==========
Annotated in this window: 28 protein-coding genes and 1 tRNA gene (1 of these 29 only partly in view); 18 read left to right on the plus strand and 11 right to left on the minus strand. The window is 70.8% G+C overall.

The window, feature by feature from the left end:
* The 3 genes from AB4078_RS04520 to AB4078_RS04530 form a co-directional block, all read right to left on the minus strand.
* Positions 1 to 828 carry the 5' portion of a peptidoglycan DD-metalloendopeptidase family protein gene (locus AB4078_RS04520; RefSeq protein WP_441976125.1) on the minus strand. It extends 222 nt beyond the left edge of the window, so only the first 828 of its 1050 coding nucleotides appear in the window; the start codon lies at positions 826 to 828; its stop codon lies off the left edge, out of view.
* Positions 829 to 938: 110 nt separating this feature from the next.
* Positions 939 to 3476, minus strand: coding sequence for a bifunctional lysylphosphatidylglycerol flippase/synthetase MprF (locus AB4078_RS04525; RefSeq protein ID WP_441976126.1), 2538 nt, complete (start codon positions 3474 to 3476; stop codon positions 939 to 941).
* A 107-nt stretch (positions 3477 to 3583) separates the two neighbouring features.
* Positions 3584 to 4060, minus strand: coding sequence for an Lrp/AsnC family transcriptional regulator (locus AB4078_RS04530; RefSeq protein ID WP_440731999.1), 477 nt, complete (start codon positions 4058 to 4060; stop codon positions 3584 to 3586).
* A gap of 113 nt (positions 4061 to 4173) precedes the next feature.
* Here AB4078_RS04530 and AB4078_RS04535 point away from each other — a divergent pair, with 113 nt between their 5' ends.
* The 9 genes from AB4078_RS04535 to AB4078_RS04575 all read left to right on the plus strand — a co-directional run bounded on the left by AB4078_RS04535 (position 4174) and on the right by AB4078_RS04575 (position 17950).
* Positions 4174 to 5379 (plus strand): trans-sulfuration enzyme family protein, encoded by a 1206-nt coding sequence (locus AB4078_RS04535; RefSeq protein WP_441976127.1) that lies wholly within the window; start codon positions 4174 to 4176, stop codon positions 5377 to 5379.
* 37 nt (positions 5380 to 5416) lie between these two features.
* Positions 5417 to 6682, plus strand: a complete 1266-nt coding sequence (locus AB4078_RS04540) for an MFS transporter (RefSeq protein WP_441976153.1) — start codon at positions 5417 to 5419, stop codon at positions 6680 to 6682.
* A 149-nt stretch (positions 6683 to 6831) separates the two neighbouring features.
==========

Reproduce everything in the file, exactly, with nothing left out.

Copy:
Annotated in this window: 28 protein-coding genes and 1 tRNA gene (1 of these 29 only partly in view); 18 read left to right on the plus strand and 11 right to left on the minus strand. The window is 70.8% G+C overall.

The window, feature by feature from the left end:
* The 3 genes from AB4078_RS04520 to AB4078_RS04530 form a co-directional block, all read right to left on the minus strand.
* Positions 1 to 828 carry the 5' portion of a peptidoglycan DD-metalloendopeptidase family protein gene (locus AB4078_RS04520; RefSeq protein WP_441976125.1) on the minus strand. It extends 222 nt beyond the left edge of the window, so only the first 828 of its 1050 coding nucleotides appear in the window; the start codon lies at positions 826 to 828; its stop codon lies off the left edge, out of view.
* Positions 829 to 938: 110 nt separating this feature from the next.
* Positions 939 to 3476, minus strand: coding sequence for a bifunctional lysylphosphatidylglycerol flippase/synthetase MprF (locus AB4078_RS04525; RefSeq protein ID WP_441976126.1), 2538 nt, complete (start codon positions 3474 to 3476; stop codon positions 939 to 941).
* A 107-nt stretch (positions 3477 to 3583) separates the two neighbouring features.
* Positions 3584 to 4060, minus strand: coding sequence for an Lrp/AsnC family transcriptional regulator (locus AB4078_RS04530; RefSeq protein ID WP_440731999.1), 477 nt, complete (start codon positions 4058 to 4060; stop codon positions 3584 to 3586).
* A gap of 113 nt (positions 4061 to 4173) precedes the next feature.
* Here AB4078_RS04530 and AB4078_RS04535 point away from each other — a divergent pair, with 113 nt between their 5' ends.
* The 9 genes from AB4078_RS04535 to AB4078_RS04575 all read left to right on the plus strand — a co-directional run bounded on the left by AB4078_RS04535 (position 4174) and on the right by AB4078_RS04575 (position 17950).
* Positions 4174 to 5379 (plus strand): trans-sulfuration enzyme family protein, encoded by a 1206-nt coding sequence (locus AB4078_RS04535; RefSeq protein WP_441976127.1) that lies wholly within the window; start codon positions 4174 to 4176, stop codon positions 5377 to 5379.
* 37 nt (positions 5380 to 5416) lie between these two features.
* Positions 5417 to 6682, plus strand: a complete 1266-nt coding sequence (locus AB4078_RS04540) for an MFS transporter (RefSeq protein WP_441976153.1) — start codon at positions 5417 to 5419, stop codon at positions 6680 to 6682.
* A 149-nt stretch (positions 6683 to 6831) separates the two neighbouring features.